Ceanmohrlass Ceanmohrlass | 69 comments Thank you everyone, I just thought I might check, maybe I did something wrong on the genre, but no, the characters are just good people living everyday life that are support characters and the only thing I can see is the short blip on the wedding, etc. I will leave it standing as Women's Fiction. Thank you all :)


message 12: by Christina (new)

Christina McMullen (cmcmullen) LGBT novels need to be centrally focused around the LGBT character, so no, you would not want to incorrectly categorize your book for the sake of not offending someone's delicate sensibilities. Besides that, you run the very strong risk of being labled by fans of the genre as exploitative, which can damage your reputation far more than someone taking offense to gay characters based on their narrow-mindedness.

As far as listing warnings, unless you are listing a mock warning for humorous effect, you would only want to put warning on your book for graphic descriptions of violence or sex, which may be deemed inappropriate for younger audiences.


message 13: by Ceanmohrlass (new)

Ceanmohrlass Ceanmohrlass | 69 comments Okay, that makes sense. I appreciate this assistance. I didn't see what the big deal is on it, but my enthusiasm for a great review got shot down quickly. I'm happy the young woman liked it and I will concentrate on that.


message 14: by Charles (new)

Charles Hash | 1054 comments I need like a hundred content warnings, but I'd rather people figure that out on their own!


message 15: by M.L. (new)

M.L. | 1101 comments I agree, it was fine, no 'warnings' needed: just reflecting life. I feel bad for the girl too, she read it, posted a review (a teen doing a proactive, literary act - and she was probably pretty proud of it), but then had it removed. I admire your restraint!


message 16: by Ceanmohrlass (new)

Ceanmohrlass Ceanmohrlass | 69 comments Thank you all. I feel bad for her too ML. I understand her mom wanting to teach the values she believes but maybe it would have been better if mom read it first then let the girls read it. I don't know the age of the readers but I was led to believe they are teens to young adult. I would never purposefully mislead someone on contents of a story, it was just weird. Maybe mom was just having a bad day and I took it too hard.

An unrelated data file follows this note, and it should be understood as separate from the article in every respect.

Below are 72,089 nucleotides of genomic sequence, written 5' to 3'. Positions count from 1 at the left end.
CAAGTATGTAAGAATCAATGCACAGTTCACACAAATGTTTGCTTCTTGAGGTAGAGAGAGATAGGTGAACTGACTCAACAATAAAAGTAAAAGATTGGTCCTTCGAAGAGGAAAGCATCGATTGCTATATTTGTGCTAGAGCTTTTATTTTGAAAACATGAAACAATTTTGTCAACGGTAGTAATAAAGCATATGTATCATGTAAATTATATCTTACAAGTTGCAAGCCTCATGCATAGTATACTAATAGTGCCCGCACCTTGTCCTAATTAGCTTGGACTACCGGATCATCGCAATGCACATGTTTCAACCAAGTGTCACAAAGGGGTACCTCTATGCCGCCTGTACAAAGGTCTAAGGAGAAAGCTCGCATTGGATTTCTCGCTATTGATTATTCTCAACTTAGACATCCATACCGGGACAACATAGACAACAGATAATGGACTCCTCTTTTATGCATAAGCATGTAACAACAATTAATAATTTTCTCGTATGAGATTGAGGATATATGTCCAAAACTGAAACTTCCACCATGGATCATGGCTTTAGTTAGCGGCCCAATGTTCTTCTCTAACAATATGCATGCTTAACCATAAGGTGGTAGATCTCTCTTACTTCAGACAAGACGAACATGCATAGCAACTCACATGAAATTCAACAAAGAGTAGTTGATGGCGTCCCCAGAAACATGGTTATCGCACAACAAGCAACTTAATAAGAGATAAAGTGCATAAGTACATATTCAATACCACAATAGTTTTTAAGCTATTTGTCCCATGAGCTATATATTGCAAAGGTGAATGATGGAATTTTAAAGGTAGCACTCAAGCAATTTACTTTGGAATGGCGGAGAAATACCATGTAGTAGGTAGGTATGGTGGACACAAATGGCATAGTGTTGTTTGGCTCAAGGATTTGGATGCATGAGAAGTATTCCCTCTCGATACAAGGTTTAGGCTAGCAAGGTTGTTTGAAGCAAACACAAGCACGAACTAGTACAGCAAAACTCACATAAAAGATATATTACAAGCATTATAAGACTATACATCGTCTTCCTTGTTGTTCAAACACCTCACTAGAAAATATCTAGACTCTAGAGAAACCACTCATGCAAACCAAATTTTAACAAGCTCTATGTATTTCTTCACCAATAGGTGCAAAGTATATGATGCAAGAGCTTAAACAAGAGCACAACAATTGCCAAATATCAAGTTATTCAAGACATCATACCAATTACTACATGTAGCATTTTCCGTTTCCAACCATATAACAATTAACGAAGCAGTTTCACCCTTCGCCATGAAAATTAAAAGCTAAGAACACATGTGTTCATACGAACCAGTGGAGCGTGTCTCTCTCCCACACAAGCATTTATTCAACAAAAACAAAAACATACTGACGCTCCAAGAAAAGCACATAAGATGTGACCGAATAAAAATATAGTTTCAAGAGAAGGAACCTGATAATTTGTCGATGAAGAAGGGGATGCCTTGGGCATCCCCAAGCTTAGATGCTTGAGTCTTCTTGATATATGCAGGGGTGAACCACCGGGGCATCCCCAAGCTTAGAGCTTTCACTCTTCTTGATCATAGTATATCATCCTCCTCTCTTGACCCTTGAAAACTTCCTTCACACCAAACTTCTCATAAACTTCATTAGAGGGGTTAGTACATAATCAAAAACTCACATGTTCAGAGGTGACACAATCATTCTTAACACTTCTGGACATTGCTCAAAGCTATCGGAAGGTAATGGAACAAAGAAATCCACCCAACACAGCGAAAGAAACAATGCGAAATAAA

message 17: by Ceanmohrlass (new)

Ceanmohrlass Ceanmohrlass | 69 comments Charles wrote: "I need like a hundred content warnings, but I'd rather people figure that out on their own!"

LOLO! I think it goes with the genre sometimes, like horror, obviously there will be violence etc :)


message 18: by Toi (new)

Toi Thomas (toithomas) | 11 comments Some readers are just sensitive. Take me for example; I'm not into the whole LGBT as a genre, but there are other genres I'm not into either. With that being said, I've read and enjoyed many books with gay characters in them. Just because a book has gay characters in it doesn't make it LGBT as a genre. Let's also keep in mind that there was once a time when writing about interracial relationships was taboo. Now there are book clubs for people who only read that. That's a bit intense for me and I'm in such a relationship ;) Point is, you just can't please some people. Sorry about your review... Oh and she should have either read the book or done more research before giving it to her teen.


message 19: by Ceanmohrlass (new)

Ceanmohrlass Ceanmohrlass | 69 comments Agreed Toi thank you.


message 20: by April (new)

April Wilson (aprilwilson) No. You don't have to indicate that a novel has a gay supporting character in it. If the main character is gay, that will come out in your story's description, and will be made apparent in most cases. But for a supporting character - no. There's no need to mention it. The problem is with your reviewer, not with you or your story - sorry.

Trust me, you'll find readers who are offended by just about anything, and occasionally you'll get negative reviews because of a reader's personal opinions. You can't avoid that. You didn't do anything wrong.


message 21: by Kevin (last edited Nov 28, 2015 03:21PM) (new)

Kevin Hill (kevinrhill) | 102 comments I agree with April. I would add that reviewers can be difficult to predict. In my first novel I was dealing with some difficult experiences I had in Africa, so I set the novel in the African community of Cologne, Germany. One reviewer, having never lived in or visited Germany, believed the country exclusively blond hair and blue eyes, and because my book made him feel foolish, he gave it a poor review. I'm still waiting to hear about the scene in my new book where the hero is being hunted through the jungle and the bad guys turns a pack of pit bulls loose.